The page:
Saving Salvation
Thoughts on the First Readings -Joe Frankenfield
Pentecost Sunday
Joel 3:1-5

The religious idea of salvation originated among people with an intense need for change in their world. They were also people who believed that God was directly involved with them in a way that made his will the inevitable fact of life.

In the world we call home, however, many of us see no need for such change. Our lives are comfortable; we’re generally secure. Others look for no change because they feel caught in a current of hardship and suffering more powerful than any imaginable rescuer. These folks hope simply to endure, not escape. For both groups salvation is no more than an assurance of comfort after death. To their ears God’s promise to “work wonders in the heavens and on the earth” sounds quaint at best.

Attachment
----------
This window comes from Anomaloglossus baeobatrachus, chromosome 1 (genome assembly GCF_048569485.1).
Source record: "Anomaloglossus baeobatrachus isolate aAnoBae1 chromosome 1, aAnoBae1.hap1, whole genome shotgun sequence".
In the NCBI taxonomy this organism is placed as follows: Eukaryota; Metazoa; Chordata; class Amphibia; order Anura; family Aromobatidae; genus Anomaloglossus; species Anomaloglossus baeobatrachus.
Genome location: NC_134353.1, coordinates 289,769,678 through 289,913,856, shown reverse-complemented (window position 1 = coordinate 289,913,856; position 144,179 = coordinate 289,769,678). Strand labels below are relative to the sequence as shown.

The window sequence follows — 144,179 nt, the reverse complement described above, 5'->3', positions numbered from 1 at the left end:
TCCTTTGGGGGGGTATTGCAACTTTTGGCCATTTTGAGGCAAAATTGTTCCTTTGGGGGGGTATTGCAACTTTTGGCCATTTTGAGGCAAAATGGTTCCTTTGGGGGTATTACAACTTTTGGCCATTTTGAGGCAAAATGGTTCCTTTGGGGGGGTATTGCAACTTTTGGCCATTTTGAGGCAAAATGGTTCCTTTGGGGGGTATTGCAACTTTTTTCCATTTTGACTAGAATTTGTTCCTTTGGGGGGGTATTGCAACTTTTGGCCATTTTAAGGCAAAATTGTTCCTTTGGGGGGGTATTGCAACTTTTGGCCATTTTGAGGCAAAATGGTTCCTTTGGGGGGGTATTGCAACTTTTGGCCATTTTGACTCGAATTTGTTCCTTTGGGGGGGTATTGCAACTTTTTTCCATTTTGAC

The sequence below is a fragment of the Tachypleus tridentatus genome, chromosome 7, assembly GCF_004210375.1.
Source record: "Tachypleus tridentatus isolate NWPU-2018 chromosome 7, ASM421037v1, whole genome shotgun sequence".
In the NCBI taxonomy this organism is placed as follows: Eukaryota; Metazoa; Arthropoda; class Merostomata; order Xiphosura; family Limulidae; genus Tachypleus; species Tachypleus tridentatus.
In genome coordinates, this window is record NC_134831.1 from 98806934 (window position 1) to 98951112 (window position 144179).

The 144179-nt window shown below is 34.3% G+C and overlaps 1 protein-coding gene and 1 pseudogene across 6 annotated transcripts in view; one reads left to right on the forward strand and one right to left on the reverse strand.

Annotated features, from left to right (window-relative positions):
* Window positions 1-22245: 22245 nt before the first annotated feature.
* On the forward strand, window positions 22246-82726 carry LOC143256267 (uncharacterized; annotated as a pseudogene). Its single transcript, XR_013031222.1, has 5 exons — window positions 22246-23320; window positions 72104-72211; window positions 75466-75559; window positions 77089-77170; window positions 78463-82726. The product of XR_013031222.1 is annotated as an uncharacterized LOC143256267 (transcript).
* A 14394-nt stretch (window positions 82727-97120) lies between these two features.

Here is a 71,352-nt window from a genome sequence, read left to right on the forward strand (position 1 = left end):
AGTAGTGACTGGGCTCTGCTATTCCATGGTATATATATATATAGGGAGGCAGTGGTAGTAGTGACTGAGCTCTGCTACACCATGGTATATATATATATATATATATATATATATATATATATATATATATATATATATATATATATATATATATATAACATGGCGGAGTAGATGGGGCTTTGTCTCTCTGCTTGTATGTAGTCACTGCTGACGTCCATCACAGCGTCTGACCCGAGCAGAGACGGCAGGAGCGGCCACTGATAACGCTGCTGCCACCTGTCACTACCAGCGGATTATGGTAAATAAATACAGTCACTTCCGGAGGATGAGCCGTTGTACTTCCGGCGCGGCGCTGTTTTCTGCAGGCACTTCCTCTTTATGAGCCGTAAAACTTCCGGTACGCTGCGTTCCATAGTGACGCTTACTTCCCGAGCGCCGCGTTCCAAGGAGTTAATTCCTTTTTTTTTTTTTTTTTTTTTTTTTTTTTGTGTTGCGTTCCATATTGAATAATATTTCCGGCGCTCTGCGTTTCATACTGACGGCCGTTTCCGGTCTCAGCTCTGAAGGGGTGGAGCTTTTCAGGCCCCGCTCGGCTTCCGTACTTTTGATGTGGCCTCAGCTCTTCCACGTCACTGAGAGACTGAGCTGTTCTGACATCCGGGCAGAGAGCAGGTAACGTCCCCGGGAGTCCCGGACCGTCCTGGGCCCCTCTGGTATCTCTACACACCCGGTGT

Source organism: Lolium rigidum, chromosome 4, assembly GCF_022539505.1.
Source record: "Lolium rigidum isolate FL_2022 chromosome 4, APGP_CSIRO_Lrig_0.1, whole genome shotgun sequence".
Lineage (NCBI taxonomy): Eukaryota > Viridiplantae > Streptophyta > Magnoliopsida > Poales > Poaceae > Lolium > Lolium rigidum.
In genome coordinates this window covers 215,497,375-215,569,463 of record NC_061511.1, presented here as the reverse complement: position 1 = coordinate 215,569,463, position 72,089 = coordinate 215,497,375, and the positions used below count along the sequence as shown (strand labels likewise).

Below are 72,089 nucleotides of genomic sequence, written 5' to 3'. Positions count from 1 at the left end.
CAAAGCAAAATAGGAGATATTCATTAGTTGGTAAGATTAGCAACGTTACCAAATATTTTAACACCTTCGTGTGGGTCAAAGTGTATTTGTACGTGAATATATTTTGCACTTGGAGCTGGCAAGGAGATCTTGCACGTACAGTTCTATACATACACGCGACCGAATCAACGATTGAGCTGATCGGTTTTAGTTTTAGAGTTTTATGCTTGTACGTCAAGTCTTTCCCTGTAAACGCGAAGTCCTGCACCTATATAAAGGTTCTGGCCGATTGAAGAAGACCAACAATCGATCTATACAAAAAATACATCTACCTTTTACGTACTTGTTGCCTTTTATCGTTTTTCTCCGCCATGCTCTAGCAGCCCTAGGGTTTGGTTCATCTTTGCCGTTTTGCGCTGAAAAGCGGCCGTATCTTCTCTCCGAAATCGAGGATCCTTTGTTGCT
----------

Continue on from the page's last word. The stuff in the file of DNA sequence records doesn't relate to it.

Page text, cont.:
Certainly some continue to speak facilely of salvation regardless of how meaningless the term is to most of their audience. The rest of us, however, must set about rescuing the word – or, more usefully, the message behind the word – from its current focus on personal eternities. We face a task essential to restoring the power of God’s promise. It’s essential to opening ourselves to the activity of God’s Spirit within us. It’s essential to fending off the urge to fabricate a relevant faith by resurrecting some past age of piety. Meaningless salvation leaves us with a meaningless religion.

What’s the state of the world we live in? What‘s the deepest hope of the human community? What evil realities do we despair of overcoming alone, without the assurance that life’s Creator stands with us? No one answers these questions for us.

Being adult Christians doesn’t center on determining one or another issue of ecclesiastical policy. It’s a matter of actively fashioning our vision of the world God promises. It’s assuming an active role in setting the best course for our journey to that future.

Never in the history of our Church has every Christian possessed the voice and responsibility that each of us has today. No one has decreed this responsibility to be ours; it has evolved to us within the conditions of our times. No one can take it away. It’s an exciting challenge.